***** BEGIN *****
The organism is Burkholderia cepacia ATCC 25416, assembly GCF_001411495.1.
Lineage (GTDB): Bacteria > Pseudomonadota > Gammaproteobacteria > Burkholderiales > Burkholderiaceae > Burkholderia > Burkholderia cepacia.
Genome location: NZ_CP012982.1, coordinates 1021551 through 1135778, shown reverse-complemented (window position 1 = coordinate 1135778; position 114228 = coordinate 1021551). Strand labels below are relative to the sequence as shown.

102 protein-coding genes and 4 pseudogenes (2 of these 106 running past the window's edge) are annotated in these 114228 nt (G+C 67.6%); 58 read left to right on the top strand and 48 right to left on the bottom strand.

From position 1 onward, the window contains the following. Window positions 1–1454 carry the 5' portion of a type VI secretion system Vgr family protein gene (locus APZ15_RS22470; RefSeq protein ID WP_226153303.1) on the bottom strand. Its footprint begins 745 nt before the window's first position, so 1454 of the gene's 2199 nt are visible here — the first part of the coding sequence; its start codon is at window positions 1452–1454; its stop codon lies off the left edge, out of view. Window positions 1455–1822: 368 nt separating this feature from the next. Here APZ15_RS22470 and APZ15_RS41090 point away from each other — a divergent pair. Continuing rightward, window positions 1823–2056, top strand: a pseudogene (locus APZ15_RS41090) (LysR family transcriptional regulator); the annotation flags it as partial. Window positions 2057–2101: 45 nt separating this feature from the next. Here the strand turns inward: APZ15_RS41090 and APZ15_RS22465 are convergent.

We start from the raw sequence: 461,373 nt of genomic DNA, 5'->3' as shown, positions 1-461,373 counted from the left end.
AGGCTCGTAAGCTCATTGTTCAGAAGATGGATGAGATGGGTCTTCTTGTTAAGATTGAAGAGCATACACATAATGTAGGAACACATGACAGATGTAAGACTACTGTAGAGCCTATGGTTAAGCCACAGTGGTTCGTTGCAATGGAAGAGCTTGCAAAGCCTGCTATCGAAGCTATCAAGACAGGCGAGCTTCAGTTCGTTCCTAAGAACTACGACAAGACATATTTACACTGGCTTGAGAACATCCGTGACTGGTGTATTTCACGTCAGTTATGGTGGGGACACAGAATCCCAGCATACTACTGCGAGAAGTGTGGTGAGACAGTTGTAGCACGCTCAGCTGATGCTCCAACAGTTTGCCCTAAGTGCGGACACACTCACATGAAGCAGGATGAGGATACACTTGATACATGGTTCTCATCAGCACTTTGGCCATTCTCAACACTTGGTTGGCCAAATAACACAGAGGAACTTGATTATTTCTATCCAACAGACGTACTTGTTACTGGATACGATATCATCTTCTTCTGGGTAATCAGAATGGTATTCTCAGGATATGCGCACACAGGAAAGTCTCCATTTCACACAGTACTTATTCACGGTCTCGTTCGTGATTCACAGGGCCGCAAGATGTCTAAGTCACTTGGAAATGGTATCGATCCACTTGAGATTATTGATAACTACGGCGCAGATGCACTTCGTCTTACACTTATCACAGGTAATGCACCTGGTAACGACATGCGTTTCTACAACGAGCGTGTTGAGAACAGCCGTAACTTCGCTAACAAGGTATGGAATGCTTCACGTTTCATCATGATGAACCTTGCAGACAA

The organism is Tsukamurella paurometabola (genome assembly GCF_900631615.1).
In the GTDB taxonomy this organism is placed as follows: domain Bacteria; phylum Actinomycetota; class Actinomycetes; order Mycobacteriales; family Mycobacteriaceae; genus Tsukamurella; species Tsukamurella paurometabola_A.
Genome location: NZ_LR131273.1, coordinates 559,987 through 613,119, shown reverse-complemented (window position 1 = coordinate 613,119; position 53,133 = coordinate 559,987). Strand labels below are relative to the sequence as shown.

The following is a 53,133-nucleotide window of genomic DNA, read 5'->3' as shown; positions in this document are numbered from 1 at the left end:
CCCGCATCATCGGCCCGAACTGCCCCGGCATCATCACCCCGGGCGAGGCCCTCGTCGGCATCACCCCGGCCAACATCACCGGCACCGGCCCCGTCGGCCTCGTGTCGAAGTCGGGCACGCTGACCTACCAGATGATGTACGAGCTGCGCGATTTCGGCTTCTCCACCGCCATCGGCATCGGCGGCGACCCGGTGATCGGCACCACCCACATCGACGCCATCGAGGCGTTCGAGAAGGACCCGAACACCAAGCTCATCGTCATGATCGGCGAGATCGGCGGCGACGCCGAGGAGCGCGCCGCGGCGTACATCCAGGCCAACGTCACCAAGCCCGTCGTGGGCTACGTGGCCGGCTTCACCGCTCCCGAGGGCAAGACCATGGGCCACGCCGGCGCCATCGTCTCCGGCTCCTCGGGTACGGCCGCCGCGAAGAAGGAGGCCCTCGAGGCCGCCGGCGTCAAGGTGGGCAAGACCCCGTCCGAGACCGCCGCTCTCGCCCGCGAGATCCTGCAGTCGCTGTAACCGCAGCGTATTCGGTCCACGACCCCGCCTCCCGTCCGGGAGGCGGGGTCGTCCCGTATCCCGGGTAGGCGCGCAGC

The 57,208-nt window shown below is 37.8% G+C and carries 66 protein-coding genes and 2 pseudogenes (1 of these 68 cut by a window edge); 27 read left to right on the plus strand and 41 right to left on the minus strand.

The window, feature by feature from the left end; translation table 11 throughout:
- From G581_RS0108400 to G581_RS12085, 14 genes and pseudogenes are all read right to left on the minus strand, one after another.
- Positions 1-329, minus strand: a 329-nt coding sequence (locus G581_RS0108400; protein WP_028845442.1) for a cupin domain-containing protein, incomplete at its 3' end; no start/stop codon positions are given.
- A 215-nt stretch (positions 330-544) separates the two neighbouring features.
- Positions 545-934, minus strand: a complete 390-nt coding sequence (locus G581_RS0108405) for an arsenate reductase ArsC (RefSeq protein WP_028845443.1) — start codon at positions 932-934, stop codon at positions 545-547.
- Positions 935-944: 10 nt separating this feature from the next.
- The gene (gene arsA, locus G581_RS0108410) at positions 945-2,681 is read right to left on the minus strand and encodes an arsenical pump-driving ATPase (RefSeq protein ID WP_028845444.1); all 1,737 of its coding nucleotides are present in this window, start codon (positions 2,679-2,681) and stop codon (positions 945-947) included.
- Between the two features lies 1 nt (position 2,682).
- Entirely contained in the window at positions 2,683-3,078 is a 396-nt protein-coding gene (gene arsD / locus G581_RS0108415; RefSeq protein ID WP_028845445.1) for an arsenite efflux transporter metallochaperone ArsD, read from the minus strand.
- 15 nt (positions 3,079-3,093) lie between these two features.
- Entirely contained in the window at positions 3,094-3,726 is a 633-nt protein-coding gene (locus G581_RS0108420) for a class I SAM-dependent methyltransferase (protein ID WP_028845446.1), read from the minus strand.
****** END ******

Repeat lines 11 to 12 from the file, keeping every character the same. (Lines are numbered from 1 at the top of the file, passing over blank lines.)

The following is a 53,133-nucleotide window of genomic DNA, read 5'->3' as shown; positions in this document are numbered from 1 at the left end:
CCCGCATCATCGGCCCGAACTGCCCCGGCATCATCACCCCGGGCGAGGCCCTCGTCGGCATCACCCCGGCCAACATCACCGGCACCGGCCCCGTCGGCCTCGTGTCGAAGTCGGGCACGCTGACCTACCAGATGATGTACGAGCTGCGCGATTTCGGCTTCTCCACCGCCATCGGCATCGGCGGCGACCCGGTGATCGGCACCACCCACATCGACGCCATCGAGGCGTTCGAGAAGGACCCGAACACCAAGCTCATCGTCATGATCGGCGAGATCGGCGGCGACGCCGAGGAGCGCGCCGCGGCGTACATCCAGGCCAACGTCACCAAGCCCGTCGTGGGCTACGTGGCCGGCTTCACCGCTCCCGAGGGCAAGACCATGGGCCACGCCGGCGCCATCGTCTCCGGCTCCTCGGGTACGGCCGCCGCGAAGAAGGAGGCCCTCGAGGCCGCCGGCGTCAAGGTGGGCAAGACCCCGTCCGAGACCGCCGCTCTCGCCCGCGAGATCCTGCAGTCGCTGTAACCGCAGCGTATTCGGTCCACGACCCCGCCTCCCGTCCGGGAGGCGGGGTCGTCCCGTATCCCGGGTAGGCGCGCAGC